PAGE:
Early intervention in psychosis (EIP) services provide treatment to those experiencing a first episode of psychosis. Although functional recovery in first episode of psychosis is considered crucial, service users do not always reach functional recovery despite clinical remission (Lieberman et al., 1993). Service users also experience self-stigma due to their symptoms (Payne et al., 2006; Sartorius & Aichenberger, 2005), which is associated with decreased self-esteem and hope (Yanos et al., 2008), social support and quality of life (Livingston & Boyd, 2010). By understanding how to best address self-stigma, contributions to develop solutions improving functional recovery in first episode of psychosis may be possible.
The National Institute for Health and Care Excellence (NICE, 2014) recommends peer support in EIP services. Peer support can be defined as those with lived experience of a similar mental health difficulty providing support for service users, empathising on hope and empowerment (Schutt & Rogers, 2009). This includes application of experiential knowledge, connection to community, relationship building, choice and control, and mutuality and reciprocity (Gillard et al., 2017).
Frequent peer support may kill two birds with one stone: benefiting service users regarding improved social support, increased quality of life and self-efficacy (Castelein et al., 2008; Mahlke et al., 2017), and benefitting peer support workers by improving their self-esteem and wellbeing (Bracke et al., 2008). Peer support can also challenge organisational structures and stereotypes, and reduce discrimination (Faulkner & Basset, 2012; Pyle et al., 2018; White et al., 2017).
There is limited understanding of the mechanisms by which peer support may cause change (Pitt et al., 2013; Llyod-Evans et al., 2014), and how peer support workers can be best supported in EIP. Thus, Nguyen et al. (2021) explored peer support workers’ experiences of working within early intervention in psychosis (EIP) services and how they may be best supported.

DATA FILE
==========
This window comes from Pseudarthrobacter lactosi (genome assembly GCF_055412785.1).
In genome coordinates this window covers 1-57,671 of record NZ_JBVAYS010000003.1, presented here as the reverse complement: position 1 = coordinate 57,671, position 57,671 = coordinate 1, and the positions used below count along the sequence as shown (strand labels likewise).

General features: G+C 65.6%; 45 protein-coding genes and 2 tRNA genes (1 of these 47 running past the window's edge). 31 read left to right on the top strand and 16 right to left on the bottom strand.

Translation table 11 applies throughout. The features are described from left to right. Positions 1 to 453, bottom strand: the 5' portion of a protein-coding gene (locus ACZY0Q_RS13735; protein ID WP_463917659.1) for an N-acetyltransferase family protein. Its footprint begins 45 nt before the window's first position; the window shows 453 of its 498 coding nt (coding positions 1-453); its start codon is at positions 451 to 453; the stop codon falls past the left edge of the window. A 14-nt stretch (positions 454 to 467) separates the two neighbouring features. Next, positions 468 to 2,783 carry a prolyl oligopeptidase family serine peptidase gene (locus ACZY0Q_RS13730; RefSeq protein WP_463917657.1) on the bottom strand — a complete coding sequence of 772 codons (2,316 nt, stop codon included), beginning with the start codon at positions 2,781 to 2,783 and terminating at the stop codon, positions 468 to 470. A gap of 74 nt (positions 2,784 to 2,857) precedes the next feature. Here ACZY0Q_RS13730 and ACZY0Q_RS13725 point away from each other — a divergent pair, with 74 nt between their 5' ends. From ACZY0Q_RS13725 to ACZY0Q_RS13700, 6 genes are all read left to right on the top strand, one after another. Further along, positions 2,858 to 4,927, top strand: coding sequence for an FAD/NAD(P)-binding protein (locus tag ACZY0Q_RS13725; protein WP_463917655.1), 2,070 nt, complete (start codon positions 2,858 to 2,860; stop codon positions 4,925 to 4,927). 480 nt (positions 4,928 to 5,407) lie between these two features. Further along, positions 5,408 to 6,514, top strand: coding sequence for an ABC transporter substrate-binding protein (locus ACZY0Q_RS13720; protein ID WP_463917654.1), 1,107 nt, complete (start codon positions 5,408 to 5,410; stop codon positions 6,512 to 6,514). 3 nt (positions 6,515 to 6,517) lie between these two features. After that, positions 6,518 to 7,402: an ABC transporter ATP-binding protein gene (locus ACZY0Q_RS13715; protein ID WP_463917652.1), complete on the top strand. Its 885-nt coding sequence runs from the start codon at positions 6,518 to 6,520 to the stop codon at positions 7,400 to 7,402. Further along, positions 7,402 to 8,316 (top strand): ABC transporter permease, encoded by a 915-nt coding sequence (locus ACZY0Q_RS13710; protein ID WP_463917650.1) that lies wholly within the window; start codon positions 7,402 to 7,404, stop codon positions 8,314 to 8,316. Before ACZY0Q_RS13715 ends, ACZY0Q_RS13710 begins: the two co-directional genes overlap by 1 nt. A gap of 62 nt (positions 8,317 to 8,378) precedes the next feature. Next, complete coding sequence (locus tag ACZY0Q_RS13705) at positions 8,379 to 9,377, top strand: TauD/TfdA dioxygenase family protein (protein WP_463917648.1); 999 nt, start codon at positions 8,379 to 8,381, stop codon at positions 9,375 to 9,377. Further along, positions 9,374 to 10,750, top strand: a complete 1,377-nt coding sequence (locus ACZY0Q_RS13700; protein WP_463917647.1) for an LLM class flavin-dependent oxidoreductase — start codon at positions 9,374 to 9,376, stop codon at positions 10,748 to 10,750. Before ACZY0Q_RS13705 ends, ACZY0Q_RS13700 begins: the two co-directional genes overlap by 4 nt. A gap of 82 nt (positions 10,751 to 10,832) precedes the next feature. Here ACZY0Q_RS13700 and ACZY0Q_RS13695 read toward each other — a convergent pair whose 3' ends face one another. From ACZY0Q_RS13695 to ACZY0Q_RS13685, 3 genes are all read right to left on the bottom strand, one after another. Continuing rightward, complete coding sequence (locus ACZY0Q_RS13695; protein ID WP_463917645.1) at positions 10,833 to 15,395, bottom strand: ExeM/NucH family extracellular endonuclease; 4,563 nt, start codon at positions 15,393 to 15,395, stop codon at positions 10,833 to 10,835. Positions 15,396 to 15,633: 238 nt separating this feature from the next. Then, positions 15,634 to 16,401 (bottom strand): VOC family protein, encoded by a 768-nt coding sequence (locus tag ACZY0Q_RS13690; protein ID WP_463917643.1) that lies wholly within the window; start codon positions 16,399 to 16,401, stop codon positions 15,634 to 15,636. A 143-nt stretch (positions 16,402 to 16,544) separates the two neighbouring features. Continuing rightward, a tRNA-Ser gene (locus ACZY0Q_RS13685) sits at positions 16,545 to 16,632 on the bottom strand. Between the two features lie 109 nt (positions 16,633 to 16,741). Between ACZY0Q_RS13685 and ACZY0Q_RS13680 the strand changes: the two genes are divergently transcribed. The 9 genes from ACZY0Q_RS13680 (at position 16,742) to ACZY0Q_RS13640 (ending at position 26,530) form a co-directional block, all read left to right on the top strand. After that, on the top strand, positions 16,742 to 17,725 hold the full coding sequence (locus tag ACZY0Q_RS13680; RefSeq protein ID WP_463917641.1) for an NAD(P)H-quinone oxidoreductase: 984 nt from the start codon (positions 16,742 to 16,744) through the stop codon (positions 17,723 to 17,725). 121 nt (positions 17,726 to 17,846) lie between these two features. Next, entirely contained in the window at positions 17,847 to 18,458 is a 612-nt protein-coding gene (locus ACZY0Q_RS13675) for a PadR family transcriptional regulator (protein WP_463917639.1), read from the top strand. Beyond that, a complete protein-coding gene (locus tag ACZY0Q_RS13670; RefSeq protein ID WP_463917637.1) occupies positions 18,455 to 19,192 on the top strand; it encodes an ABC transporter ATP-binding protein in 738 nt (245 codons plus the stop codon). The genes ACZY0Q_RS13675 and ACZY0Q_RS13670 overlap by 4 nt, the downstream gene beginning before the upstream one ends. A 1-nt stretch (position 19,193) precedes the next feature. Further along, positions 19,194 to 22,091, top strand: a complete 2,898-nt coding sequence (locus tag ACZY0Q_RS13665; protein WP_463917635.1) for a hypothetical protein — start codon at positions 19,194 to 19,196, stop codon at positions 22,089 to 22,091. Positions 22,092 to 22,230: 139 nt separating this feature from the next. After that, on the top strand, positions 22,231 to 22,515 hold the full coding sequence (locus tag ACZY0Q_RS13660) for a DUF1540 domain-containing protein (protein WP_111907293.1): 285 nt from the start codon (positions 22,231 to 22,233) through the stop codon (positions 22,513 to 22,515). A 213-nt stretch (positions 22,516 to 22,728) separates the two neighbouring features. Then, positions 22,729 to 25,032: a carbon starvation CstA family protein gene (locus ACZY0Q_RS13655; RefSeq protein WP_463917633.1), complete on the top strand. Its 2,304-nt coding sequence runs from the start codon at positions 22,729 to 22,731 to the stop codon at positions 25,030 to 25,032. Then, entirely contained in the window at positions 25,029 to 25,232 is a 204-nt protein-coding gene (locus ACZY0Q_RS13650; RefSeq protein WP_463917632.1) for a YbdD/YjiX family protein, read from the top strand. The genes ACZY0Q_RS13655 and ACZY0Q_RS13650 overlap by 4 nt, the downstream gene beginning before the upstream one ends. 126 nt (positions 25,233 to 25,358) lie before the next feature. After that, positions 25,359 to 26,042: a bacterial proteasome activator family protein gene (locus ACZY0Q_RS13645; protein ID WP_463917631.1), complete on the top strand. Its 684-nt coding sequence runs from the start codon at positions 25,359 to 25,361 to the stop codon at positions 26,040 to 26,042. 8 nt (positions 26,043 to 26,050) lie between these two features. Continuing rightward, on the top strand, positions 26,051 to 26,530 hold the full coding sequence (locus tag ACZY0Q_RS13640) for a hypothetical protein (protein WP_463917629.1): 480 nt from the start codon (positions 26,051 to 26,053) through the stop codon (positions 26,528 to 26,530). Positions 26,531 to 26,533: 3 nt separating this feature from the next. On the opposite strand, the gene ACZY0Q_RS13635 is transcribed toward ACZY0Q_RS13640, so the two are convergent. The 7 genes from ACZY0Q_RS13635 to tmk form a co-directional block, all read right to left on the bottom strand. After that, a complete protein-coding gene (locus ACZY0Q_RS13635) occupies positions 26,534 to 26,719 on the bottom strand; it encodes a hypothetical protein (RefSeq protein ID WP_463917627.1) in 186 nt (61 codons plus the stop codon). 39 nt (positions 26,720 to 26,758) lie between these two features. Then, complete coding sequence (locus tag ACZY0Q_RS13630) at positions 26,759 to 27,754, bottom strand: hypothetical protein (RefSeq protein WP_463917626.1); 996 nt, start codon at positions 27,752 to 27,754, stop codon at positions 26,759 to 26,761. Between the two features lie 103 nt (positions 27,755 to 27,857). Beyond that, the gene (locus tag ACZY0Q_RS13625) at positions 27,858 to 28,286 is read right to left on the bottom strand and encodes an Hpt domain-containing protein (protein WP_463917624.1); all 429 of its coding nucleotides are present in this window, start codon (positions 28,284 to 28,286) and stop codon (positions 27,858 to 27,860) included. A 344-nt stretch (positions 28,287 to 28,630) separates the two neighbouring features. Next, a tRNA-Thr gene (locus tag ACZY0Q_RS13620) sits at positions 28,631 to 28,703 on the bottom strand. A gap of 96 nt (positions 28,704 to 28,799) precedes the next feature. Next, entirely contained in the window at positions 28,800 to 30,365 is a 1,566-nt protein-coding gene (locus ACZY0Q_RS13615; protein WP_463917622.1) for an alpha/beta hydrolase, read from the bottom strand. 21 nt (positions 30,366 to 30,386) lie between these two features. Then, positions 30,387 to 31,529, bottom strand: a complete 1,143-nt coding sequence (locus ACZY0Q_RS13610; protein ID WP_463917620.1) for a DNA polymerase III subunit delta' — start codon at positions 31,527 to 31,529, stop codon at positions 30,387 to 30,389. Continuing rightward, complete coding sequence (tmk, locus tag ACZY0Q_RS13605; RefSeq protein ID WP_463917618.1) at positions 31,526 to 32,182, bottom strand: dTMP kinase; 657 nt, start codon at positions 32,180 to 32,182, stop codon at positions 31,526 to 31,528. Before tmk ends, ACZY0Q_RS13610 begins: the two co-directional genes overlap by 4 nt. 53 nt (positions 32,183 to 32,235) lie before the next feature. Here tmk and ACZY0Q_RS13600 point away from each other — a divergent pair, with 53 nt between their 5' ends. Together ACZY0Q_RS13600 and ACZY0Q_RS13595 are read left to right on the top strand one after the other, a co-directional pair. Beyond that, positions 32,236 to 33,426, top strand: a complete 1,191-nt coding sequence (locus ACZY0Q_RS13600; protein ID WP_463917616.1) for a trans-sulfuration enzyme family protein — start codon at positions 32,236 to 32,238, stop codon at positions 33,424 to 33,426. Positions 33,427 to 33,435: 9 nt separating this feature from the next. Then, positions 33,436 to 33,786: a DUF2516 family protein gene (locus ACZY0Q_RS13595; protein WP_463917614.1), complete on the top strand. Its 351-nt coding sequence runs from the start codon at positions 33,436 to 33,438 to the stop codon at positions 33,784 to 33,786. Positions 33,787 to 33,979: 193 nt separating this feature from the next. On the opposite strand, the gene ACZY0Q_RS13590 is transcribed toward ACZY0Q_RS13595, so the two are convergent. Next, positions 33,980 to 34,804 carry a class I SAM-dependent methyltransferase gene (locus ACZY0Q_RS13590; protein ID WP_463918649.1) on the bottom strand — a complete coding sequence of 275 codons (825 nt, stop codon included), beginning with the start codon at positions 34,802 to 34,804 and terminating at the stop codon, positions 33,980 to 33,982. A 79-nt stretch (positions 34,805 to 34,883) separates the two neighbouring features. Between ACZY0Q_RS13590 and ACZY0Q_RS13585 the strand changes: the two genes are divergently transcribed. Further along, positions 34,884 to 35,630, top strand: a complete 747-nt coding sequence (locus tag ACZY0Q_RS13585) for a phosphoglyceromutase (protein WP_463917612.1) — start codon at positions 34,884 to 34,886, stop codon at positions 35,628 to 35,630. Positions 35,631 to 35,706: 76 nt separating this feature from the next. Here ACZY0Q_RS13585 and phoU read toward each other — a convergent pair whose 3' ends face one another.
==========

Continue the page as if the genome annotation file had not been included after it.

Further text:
This study was qualitative, following the consolidated criteria for reporting qualitative research (COREQ; Tong et al., 2007).
Purposive sampling was used to recruit peer support workers within EIP services, who provided informed consent and were verbally fluent in English.
Semi-structured interviews were held either face-to-face or via telephone, recorded using a digital recorder, and transcribed verbatim after interviews.
Transcripts were analysed using thematic analysis (Braun & Clarke, 2006), utilising a hybrid inductive and deductive approach. Prior to publication, participants cross-checked the analysis to see whether this reflected their views, and for any comments or suggested improvements, with participants who responded giving their full approval of the analysis.
Seven participants were recruited. They were four females and three males with lived experience of psychosis from 1.5-33 years since their diagnosis and 2.5-33 years since their first episode. They were aged 36-51, all White British, and spoke English as their first language. All participants had been peer support workers between 1 month and 6 years, with five currently employed as peer support workers, and three having experience of receiving peer support, with one receiving this within EIP. One participant was gay, five participants were heterosexual, and one preferred to not disclose their sexual orientation.